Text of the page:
Situated in Orange City in Central Florida, Blue Spring State Park is a haven of beauty that evokes the “Old Florida” and its natural wonders. The park is famous for its eponymous Blue Spring, where 102 million gallons of water flow out of Blue Spring into the St. Johns River every day. It is also well-known for being a wintertime gathering place for the manatees. The manatees congregate at the 73 °F spring and the spring run when the temperature of the St John River system dips lower than is comfortable for them.
On chilly days, as many as 400 manatees have been counted there. How close can you get to them? About a few feet away, from the viewing platform nearest the water. Keep in mind, interaction with the manatees is not permitted due to the fact that they are a protected species. Visitors will find other creatures and wildlife during warmer seasons. In any season, the park is well worth a visit to stroll, sightsee, relax, reflect, and enjoy some of the hidden wonders of the Sunshine State.
As we come into the summer months, it’s a good idea for outdoor lovers to plan summer trips. Camping and outdoor activities are great for this time of year. And what better place to start the planning then at one of the greatest state parks in the Midwest?
The drive from Telluride Colorado to the northwest of Uravan, Colorado can be accomplished in a little over an hour and a half, and if that is all the time you have to give it, you should go. But if you can spare longer, and stop along the way, you will have a chance to see much of what is also known as the San Miguel River Recreation Area.There are some access points along your drive where you can get up close to the San Miguel River for water and wildlife views, kayaking, rafting and fishing opportunities. It’s one of many freestone rivers in Colorado are not obstructed by dams. The San Miguel is beautiful and continually varying.
Are you looking to explore some of the scenic and historic Pacific Coast just north of San Francisco? From the north end of the Golden Gate Bridge, head up the Shoreline Highway (California Route 1) through Stinson Beach. There are points where you would swear you had your toes in the water, the road really is “shoreline”. Take advantage of the pull offs that invite some out of car photography. You want to slow down and savor this drive. This is the San Andreas Fault zone, and the Olema Valley Trail parallels the road to your left. Pass Five Brooks and continue on to Olema. Olema is small and picturesque, with several shops, a couple of restaurants, a lodge, and some bed and breakfasts.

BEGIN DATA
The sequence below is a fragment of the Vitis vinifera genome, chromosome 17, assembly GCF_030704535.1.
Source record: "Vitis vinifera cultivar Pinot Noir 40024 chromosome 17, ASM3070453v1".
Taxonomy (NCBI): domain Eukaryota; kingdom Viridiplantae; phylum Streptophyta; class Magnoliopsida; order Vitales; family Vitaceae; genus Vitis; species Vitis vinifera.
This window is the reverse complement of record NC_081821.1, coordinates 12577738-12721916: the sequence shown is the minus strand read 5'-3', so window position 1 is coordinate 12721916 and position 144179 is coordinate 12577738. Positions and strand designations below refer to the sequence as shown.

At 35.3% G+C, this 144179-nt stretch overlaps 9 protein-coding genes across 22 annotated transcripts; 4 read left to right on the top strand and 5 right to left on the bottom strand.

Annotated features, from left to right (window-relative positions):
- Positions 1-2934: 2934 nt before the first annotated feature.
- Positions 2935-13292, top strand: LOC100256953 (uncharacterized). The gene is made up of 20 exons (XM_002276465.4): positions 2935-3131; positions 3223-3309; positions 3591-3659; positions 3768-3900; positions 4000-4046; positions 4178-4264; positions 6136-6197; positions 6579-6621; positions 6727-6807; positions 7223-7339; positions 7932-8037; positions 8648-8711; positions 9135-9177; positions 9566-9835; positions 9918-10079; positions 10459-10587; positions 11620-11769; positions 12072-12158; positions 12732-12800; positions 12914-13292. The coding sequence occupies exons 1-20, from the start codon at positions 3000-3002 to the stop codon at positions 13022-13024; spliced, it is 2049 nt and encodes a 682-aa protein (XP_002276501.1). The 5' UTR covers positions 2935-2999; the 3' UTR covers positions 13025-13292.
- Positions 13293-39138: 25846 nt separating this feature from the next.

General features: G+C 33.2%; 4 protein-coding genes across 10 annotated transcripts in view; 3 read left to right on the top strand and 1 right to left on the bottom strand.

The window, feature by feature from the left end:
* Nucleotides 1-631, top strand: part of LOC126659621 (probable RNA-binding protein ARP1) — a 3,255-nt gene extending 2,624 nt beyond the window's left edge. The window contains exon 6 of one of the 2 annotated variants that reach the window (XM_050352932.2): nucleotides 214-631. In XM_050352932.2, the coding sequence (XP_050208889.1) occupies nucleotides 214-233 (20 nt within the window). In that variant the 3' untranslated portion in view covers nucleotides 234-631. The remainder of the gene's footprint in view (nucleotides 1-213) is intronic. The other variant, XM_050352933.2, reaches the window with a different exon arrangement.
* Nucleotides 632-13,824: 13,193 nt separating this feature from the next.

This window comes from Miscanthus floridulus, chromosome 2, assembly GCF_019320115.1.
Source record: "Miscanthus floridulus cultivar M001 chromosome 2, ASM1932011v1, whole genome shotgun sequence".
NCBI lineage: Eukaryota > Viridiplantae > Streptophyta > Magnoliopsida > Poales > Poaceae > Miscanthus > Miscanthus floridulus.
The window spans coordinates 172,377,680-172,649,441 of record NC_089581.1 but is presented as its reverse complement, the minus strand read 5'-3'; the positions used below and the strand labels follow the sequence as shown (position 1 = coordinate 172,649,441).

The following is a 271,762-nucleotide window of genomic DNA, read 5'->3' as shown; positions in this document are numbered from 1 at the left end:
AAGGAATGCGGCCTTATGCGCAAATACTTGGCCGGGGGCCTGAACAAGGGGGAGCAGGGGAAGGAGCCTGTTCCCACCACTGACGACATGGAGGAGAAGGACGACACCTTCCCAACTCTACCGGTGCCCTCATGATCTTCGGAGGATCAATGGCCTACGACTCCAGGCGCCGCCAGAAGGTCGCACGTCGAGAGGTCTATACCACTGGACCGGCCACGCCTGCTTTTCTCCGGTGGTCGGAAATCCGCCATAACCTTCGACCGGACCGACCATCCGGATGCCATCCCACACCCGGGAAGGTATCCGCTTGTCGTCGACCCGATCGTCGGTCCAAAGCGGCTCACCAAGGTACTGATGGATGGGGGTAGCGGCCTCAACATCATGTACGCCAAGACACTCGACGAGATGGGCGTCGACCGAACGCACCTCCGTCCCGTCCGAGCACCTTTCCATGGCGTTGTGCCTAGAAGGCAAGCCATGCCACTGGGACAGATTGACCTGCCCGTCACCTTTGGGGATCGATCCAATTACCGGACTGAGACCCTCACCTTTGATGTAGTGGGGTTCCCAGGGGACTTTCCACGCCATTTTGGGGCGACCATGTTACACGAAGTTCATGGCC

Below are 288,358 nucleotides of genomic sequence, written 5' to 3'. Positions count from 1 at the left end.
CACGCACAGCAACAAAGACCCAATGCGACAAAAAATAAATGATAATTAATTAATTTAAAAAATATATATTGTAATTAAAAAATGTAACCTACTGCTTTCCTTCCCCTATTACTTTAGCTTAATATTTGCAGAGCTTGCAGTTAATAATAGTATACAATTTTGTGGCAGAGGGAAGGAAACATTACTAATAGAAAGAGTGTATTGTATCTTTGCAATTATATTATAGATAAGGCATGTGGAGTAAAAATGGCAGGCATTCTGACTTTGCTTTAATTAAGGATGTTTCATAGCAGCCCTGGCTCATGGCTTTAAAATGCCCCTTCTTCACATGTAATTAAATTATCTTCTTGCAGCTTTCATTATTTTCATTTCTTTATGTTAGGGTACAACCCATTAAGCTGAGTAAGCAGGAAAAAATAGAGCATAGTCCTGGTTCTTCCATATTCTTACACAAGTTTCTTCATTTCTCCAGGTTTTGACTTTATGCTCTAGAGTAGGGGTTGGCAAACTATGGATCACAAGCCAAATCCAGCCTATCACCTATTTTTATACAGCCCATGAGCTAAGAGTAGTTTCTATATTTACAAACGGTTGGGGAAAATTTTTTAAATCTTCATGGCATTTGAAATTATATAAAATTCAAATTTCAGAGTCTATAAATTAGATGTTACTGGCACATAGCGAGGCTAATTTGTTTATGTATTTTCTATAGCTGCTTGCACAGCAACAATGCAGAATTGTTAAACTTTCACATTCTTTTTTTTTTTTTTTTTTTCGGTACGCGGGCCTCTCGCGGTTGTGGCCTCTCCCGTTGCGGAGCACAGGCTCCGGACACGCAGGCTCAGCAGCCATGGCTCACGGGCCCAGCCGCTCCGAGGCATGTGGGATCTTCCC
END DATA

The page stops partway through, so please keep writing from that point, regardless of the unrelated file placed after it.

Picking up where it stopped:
America is full of small towns that get overlooked due to the fact that they are small or not considered major cities. However, there are a so many that offer unique sites and rich culture. Located in the Upper Peninsula of Michigan is a town that is home to many hidden gems that most people never knew. It is the quaint and historic town of Houghton, Michigan. Houghton was named after Douglass Houghton who was Michigan’s first appointed state geologist.
The 9,217-acre Devil’s Lake State Park, near Baraboo, Wisconsin, is the state’s most popular and most frequented park. The park is known for its trails, come prepared for a hike, to enjoy them. You can also bring your bike, kayak, and fishing gear, swim, boat, float, fly kites, play Frisbee, and watch the birds, including golden eagles. Kids of all ages love to climb on the giant rocks. Bring along a picnic so that you can savor the scenery. Devil’s Lake State Park has something for everyone to enjoy the lively or peaceful atmosphere.
Boasting more than 1,000 miles of coastline, the Golden State is widely recognized for its world-renowned beaches and dramatic scenery. With terrain as diverse as the Sierra Nevada, the fertile farmlands of the Central Valley and the arid Mojave Desert, the unique geography of the state contributes its impressive and unrivaled landscape.
California is home to some of the tallest (Redwood), largest (Giant Sequoia) and oldest (bristlecone pine) trees in the country. It is also home to the highest (Mt. Whitney) and lowest (Death Valley) points in the 48 contiguous states. However, it is the state’s picturesque sunsets, seaside towns, eclectic population and breathtaking oceanfront views that make California also home to some of the world’s best beaches.